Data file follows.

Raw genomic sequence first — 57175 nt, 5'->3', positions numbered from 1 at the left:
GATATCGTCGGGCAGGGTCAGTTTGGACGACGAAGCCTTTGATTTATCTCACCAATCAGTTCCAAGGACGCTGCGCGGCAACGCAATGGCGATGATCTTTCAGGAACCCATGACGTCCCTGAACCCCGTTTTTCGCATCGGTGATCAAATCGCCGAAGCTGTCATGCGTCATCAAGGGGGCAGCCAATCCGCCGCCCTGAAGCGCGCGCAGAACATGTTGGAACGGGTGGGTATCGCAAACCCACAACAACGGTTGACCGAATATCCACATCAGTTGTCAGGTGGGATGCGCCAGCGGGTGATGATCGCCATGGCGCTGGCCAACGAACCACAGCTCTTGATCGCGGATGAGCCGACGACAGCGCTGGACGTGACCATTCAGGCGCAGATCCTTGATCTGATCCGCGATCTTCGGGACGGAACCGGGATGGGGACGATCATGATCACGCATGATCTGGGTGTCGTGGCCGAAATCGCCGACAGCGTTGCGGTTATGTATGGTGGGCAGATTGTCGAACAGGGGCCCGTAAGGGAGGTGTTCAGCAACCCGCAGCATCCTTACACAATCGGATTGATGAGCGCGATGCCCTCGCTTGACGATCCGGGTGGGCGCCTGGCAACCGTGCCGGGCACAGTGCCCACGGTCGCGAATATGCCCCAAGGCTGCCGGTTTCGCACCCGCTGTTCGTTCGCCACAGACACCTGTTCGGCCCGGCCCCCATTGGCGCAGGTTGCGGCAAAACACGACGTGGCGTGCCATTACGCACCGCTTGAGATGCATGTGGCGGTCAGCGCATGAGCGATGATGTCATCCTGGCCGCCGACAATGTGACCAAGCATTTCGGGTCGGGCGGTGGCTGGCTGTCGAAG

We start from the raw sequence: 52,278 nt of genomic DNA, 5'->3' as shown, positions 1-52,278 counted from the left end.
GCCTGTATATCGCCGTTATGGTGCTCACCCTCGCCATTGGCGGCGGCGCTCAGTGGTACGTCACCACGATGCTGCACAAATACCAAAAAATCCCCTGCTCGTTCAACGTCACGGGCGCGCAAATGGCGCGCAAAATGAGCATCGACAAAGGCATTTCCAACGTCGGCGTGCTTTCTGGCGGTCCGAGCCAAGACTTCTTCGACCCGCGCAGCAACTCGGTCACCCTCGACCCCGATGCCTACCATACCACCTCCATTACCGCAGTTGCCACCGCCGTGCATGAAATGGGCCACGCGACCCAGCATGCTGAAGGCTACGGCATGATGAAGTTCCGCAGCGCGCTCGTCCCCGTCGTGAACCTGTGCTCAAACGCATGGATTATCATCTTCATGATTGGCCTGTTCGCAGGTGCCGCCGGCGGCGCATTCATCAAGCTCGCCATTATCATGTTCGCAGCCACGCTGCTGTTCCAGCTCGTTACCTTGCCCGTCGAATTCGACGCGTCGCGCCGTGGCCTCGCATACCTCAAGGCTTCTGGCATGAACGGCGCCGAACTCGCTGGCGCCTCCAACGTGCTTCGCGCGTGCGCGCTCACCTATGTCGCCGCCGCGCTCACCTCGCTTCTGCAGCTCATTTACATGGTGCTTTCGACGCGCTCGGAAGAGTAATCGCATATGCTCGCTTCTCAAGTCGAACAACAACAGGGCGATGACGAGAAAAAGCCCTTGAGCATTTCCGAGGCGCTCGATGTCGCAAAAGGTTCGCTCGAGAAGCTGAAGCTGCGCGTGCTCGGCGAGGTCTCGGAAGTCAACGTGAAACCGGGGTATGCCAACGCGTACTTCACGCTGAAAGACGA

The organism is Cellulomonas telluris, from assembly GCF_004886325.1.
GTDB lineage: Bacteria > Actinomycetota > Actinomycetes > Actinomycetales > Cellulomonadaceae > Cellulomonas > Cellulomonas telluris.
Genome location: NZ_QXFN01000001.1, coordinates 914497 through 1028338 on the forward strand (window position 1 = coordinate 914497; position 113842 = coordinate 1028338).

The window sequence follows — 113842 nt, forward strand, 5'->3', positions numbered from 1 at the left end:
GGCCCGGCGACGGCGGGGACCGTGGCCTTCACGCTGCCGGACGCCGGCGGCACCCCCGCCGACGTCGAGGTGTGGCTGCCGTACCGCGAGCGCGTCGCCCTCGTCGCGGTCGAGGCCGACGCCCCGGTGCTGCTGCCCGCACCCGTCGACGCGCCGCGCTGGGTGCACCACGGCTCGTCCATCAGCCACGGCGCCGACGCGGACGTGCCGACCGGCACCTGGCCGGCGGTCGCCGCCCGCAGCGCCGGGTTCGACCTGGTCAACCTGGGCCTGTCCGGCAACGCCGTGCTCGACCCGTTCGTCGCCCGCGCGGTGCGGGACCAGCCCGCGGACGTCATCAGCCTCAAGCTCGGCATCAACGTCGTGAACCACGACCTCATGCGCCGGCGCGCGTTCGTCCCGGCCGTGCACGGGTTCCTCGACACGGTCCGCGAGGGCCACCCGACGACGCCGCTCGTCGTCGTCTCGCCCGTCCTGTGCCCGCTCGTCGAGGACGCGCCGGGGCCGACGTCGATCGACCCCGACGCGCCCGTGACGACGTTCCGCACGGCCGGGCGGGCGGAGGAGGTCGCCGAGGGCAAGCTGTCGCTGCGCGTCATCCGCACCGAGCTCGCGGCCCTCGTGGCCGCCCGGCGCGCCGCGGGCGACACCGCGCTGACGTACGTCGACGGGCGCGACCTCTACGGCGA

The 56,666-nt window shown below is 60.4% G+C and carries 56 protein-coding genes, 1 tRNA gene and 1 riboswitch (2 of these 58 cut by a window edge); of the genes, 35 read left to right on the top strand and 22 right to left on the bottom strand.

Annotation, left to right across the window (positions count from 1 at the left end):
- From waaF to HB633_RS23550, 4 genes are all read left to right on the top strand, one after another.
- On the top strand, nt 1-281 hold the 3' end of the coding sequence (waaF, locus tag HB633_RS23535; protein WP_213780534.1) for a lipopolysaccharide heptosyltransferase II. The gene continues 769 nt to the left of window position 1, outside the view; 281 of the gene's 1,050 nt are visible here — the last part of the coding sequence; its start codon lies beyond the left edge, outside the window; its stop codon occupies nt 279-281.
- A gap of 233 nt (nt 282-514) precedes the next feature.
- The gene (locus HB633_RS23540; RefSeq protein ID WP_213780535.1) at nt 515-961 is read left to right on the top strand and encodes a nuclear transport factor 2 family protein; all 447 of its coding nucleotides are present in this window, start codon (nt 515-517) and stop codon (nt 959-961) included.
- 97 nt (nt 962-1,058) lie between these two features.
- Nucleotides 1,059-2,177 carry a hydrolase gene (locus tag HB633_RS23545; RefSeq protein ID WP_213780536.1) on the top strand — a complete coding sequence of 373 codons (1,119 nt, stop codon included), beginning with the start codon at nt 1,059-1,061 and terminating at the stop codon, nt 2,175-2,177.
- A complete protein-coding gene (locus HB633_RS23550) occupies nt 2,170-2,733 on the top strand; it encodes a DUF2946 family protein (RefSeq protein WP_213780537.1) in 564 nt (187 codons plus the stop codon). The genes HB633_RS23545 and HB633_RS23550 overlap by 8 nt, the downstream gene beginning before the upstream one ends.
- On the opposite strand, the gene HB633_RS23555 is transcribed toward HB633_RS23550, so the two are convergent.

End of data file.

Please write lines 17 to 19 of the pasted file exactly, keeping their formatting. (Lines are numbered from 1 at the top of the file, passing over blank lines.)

- Nucleotides 1,059-2,177 carry a hydrolase gene (locus tag HB633_RS23545; RefSeq protein ID WP_213780536.1) on the top strand — a complete coding sequence of 373 codons (1,119 nt, stop codon included), beginning with the start codon at nt 1,059-1,061 and terminating at the stop codon, nt 2,175-2,177.
- A complete protein-coding gene (locus HB633_RS23550) occupies nt 2,170-2,733 on the top strand; it encodes a DUF2946 family protein (RefSeq protein WP_213780537.1) in 564 nt (187 codons plus the stop codon). The genes HB633_RS23545 and HB633_RS23550 overlap by 8 nt, the downstream gene beginning before the upstream one ends.
- On the opposite strand, the gene HB633_RS23555 is transcribed toward HB633_RS23550, so the two are convergent.